Friday, August 3, 2012

Don’t Pile Mulch Against Tree Trunks



Applying organic mulch to the garden provides many benefits: improves the soil structure, adds micro and macro nutrients to the soil, conserves water during a drought, and acts as a food source for many beneficial microorganisms living in the soil.

When applying mulch around trees, however, an air space must be kept between the mulch and tree trunk so the bark can dry. A constantly wet trunk will provide a suitable environment for disease. This, of course, does not apply to all trees. For instance, the magnolias of the Southern States grow along streams and swamps.  But other trees, like citrus and avocado, are susceptible to crown rot.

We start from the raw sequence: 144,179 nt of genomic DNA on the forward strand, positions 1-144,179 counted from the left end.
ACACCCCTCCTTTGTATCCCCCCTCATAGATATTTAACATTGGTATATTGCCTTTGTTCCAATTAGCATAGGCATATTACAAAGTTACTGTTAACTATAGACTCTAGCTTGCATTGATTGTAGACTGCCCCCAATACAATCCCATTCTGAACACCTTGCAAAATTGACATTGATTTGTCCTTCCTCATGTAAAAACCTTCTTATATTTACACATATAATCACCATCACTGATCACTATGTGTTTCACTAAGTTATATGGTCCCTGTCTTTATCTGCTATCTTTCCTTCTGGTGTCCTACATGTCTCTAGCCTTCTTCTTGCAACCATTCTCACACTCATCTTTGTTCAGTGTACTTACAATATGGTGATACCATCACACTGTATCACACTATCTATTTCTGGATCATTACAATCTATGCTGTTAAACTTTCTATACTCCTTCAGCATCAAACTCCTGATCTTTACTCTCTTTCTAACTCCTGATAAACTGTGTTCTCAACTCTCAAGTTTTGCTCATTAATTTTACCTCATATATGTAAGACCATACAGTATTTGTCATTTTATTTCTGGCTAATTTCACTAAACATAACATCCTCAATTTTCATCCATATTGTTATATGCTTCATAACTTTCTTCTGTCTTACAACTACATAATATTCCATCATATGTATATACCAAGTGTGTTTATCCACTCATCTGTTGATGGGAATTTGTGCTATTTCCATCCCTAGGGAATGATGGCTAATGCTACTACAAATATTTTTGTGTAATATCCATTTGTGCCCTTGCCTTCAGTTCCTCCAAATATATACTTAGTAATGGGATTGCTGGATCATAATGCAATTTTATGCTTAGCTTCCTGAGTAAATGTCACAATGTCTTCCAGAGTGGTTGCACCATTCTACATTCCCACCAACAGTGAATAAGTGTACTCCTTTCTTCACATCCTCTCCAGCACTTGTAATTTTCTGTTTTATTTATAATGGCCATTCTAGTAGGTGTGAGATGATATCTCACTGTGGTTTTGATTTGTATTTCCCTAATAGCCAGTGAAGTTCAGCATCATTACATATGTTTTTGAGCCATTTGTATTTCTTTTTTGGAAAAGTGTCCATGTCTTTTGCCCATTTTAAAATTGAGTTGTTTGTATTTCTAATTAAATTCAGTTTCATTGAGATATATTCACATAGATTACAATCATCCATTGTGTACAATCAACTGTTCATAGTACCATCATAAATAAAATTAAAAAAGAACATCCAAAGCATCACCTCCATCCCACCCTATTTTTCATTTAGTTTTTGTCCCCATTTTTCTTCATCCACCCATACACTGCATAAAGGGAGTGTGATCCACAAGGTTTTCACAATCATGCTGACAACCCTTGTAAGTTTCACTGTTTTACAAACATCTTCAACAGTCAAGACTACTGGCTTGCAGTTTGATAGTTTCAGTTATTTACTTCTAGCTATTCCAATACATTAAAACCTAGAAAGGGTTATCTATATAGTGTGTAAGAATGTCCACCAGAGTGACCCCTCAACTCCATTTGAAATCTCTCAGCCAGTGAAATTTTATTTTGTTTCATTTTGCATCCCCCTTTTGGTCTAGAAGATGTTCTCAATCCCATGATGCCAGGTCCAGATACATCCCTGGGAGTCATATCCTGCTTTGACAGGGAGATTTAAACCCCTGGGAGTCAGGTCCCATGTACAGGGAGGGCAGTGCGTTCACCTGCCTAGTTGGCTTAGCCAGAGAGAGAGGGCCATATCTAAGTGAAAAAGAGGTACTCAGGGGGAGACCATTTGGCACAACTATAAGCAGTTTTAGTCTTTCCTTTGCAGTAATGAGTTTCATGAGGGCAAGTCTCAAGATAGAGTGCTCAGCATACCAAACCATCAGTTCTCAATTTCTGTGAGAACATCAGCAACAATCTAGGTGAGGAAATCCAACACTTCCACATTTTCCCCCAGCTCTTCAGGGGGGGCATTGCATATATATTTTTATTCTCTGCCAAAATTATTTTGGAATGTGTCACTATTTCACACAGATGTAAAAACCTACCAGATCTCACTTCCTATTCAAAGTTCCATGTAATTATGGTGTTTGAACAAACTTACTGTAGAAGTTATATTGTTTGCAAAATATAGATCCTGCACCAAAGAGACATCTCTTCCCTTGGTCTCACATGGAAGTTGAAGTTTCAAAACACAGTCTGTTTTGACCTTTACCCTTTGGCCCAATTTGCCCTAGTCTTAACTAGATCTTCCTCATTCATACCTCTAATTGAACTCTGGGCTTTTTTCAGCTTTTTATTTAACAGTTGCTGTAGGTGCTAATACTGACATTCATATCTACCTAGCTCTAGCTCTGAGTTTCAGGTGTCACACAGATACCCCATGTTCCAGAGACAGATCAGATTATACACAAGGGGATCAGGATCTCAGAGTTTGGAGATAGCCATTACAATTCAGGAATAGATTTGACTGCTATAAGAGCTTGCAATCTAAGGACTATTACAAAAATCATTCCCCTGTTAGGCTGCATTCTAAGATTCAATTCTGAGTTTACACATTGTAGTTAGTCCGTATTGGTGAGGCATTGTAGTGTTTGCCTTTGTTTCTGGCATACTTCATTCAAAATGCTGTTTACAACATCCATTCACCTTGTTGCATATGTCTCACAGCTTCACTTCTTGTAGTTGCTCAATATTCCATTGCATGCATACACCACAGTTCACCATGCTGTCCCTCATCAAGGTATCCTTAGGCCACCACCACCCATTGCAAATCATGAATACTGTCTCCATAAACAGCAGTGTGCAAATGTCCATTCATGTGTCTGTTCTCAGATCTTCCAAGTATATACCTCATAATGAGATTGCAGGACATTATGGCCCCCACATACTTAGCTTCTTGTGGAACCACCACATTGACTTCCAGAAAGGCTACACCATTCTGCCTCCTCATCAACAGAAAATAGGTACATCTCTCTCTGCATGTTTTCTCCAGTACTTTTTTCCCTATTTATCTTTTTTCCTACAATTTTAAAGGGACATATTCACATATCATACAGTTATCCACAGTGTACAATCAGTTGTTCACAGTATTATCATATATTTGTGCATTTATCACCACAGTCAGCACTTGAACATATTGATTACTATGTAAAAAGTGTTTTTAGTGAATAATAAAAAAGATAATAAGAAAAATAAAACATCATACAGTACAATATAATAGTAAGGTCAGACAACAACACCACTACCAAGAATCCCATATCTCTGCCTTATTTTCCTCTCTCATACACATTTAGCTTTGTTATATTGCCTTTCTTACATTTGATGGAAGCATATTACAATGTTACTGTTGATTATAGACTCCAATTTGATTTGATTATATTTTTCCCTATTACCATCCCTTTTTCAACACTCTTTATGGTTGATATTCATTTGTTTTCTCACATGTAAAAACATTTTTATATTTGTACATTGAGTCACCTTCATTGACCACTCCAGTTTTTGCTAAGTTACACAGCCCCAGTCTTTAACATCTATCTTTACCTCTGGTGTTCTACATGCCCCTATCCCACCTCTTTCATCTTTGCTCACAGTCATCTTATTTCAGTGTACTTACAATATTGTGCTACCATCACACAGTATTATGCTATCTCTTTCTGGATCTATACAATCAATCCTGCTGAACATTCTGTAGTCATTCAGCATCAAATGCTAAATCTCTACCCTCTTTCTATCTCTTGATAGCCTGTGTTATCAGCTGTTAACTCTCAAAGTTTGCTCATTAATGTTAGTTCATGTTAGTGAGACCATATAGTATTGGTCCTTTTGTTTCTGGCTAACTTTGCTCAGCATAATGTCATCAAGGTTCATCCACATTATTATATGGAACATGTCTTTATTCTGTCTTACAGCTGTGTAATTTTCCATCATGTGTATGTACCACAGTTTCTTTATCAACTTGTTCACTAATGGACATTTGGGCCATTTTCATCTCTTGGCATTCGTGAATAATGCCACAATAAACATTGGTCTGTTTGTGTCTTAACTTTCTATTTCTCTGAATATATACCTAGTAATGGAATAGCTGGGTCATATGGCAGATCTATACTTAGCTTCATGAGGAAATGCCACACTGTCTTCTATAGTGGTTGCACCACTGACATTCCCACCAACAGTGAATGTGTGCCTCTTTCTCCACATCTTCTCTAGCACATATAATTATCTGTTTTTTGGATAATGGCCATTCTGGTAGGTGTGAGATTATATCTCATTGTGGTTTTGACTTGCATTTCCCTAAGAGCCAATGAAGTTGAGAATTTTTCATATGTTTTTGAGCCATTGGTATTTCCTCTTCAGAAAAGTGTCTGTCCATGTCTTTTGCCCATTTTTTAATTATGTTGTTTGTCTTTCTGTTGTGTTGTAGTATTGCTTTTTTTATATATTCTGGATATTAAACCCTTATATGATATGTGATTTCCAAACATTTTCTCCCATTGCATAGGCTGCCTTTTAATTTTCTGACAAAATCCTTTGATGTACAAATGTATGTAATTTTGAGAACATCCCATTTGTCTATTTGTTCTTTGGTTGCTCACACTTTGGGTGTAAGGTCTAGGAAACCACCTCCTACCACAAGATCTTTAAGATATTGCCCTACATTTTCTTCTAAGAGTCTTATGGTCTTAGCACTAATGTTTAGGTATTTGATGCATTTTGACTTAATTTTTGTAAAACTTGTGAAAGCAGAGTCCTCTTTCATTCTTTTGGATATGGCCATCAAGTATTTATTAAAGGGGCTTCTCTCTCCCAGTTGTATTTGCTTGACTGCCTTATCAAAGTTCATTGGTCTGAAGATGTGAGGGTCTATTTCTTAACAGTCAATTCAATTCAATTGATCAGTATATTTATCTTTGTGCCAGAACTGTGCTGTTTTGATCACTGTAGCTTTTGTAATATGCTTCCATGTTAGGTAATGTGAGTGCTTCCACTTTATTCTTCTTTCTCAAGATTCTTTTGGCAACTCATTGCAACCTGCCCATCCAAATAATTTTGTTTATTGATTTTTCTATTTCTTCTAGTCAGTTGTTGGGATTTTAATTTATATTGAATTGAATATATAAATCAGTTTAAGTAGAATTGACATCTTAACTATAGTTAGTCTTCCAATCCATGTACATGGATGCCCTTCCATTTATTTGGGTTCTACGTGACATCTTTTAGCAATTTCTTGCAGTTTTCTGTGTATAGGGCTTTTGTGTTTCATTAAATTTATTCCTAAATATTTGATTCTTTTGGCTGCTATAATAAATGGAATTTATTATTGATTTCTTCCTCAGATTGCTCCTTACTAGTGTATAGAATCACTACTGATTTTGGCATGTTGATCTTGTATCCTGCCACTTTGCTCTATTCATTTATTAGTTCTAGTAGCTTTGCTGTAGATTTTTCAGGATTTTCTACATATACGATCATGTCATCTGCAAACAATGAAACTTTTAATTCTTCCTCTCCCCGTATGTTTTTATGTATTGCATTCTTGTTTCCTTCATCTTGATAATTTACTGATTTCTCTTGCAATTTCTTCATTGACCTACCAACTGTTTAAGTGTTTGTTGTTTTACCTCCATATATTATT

If the fungal organism is present and the bark remains wet for a prolonged period of time, infection will occur.  Untreated, the tree will die. Don’t pile mulch against the tree, and don’t position sprinklers so the water hits the trunk. Keeping the tree trunks dry as much as possible is important.

In general mulch enhances the health of trees but precautions need to be observed.